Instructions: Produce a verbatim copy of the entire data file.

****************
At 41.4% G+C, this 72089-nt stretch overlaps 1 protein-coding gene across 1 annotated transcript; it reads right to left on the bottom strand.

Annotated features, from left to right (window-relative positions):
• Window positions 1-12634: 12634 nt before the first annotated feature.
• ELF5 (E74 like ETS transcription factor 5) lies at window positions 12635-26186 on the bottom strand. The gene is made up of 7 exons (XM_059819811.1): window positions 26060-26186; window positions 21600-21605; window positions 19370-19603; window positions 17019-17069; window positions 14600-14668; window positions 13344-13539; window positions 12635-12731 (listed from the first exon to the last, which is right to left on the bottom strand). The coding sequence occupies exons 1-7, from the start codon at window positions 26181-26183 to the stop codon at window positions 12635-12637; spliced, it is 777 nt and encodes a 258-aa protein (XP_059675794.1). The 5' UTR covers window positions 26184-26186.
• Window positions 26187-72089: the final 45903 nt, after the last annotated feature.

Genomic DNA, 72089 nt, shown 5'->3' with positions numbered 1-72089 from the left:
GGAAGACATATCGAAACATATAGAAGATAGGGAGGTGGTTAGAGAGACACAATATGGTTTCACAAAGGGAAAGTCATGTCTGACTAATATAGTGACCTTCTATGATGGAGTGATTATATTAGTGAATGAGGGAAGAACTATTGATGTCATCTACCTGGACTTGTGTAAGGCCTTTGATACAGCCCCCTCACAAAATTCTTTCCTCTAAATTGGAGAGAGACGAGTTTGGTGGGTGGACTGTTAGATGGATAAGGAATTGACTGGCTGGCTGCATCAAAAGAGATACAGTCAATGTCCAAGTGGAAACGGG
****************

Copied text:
At 41.4% G+C, this 72089-nt stretch overlaps 1 protein-coding gene across 1 annotated transcript; it reads right to left on the bottom strand.

Annotated features, from left to right (window-relative positions):
• Window positions 1-12634: 12634 nt before the first annotated feature.
• ELF5 (E74 like ETS transcription factor 5) lies at window positions 12635-26186 on the bottom strand. The gene is made up of 7 exons (XM_059819811.1): window positions 26060-26186; window positions 21600-21605; window positions 19370-19603; window positions 17019-17069; window positions 14600-14668; window positions 13344-13539; window positions 12635-12731 (listed from the first exon to the last, which is right to left on the bottom strand). The coding sequence occupies exons 1-7, from the start codon at window positions 26181-26183 to the stop codon at window positions 12635-12637; spliced, it is 777 nt and encodes a 258-aa protein (XP_059675794.1). The 5' UTR covers window positions 26184-26186.
• Window positions 26187-72089: the final 45903 nt, after the last annotated feature.

Genomic DNA, 72089 nt, shown 5'->3' with positions numbered 1-72089 from the left:
GGAAGACATATCGAAACATATAGAAGATAGGGAGGTGGTTAGAGAGACACAATATGGTTTCACAAAGGGAAAGTCATGTCTGACTAATATAGTGACCTTCTATGATGGAGTGATTATATTAGTGAATGAGGGAAGAACTATTGATGTCATCTACCTGGACTTGTGTAAGGCCTTTGATACAGCCCCCTCACAAAATTCTTTCCTCTAAATTGGAGAGAGACGAGTTTGGTGGGTGGACTGTTAGATGGATAAGGAATTGACTGGCTGGCTGCATCAAAAGAGATACAGTCAATGTCCAAGTGGAAACGGG